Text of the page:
Tax penalty to hit nearly 6M uninsured people

by Ricardo Alonso-zaldivar

(AP)—Congressional budget analysts are now estimating that nearly 6 million Americans—most of them in the middle class—will have to pay a tax penalty for not getting health insurance once President Barack Obama's health care law is fully in place.

That's 2 million more than a previous estimate found, or a 50 percent increase. The average penalty will be nearly $1,200.

Starting in 2014, the new health care law requires virtually every legal resident of the U.S. to carry health insurance, or face a tax penalty. The Supreme Court upheld Obama's law as constitutional after finding that the penalty fell within the power of Congress to impose taxes.

The nonpartisan said Wednesday the penalty will raise $6.9 billion when fully in effect in 2016.

not rated yet
add to favorites email to friend print save as pdf

Related Stories

Romney threads position on health law 'tax'

Jul 05, 2012

Republican White House hopeful Mitt Romney has appeared to contradict previous campaign statements by saying President Barack Obama's health reform law entails a "tax" and not a penalty.

Aide says Romney thinks US health mandate not a tax

Jul 02, 2012

A top aide to White House hopeful Mitt Romney thrust a wrench Monday into the Republican attack line that President Barack Obama's individual health insurance mandate is a tax, arguing it's actually a penalty.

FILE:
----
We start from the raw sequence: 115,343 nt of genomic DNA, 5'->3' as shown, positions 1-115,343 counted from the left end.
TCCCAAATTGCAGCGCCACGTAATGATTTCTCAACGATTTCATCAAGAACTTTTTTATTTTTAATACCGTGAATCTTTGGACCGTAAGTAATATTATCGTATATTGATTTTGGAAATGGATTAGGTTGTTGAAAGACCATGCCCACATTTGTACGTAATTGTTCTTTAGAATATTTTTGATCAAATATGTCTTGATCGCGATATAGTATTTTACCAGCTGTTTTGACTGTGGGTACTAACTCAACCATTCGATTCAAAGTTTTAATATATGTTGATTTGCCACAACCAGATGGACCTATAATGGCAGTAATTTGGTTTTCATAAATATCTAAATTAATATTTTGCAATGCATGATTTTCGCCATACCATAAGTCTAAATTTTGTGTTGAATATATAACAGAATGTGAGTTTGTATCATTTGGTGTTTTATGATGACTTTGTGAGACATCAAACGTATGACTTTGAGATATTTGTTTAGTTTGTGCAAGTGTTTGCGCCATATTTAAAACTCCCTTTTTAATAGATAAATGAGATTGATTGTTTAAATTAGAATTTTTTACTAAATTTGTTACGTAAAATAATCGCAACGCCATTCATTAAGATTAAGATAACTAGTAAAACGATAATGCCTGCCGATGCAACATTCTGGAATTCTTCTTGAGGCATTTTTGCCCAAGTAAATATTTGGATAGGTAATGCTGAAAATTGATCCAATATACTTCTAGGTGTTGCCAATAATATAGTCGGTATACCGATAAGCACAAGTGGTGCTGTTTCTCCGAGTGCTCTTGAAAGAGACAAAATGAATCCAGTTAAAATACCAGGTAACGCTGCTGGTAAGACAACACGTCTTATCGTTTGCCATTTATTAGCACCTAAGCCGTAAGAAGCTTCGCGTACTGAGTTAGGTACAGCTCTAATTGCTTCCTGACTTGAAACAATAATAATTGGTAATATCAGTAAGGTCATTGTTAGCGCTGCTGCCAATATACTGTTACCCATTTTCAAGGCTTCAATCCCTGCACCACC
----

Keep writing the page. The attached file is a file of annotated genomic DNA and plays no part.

US Supreme Court sets hearings on Obama health reform

Dec 19, 2011

The US Supreme Court will hear evidence challenging President Barack Obama's health care reform -- which has come under fire from Republicans -- over three days in March, a spokeswoman said Monday.

Legal analysis: The health insurance mandate is constitutional

Sep 14, 2010

The most politically charged feature of the health reform law is the mandate that legal residents have health insurance. Within weeks of the law's passage, twenty states had filed lawsuits charging that the mandate is unconstitutional ...

Recommended for you

Sensors may keep hospitalized patients from falling

1 hour ago

(Medical Xpress)—To keep hospitalized patients safer, University of Arizona researchers are working on new technology that involves a small, wearable sensor that measures a patient's activity, heart rate, ...

Rising role seen for health education specialists

3 hours ago

(HealthDay)—A health education specialist can help family practices implement quality improvement projects with limited additional financial resources, according to an article published in the March/April ...

FDA proposes first regulations for e-cigarettes

3 hours ago

The federal government wants to prohibit sales of electronic cigarettes to minors and require approval for new products and health warning labels under regulations being proposed by the Food and Drug Administration.

User comments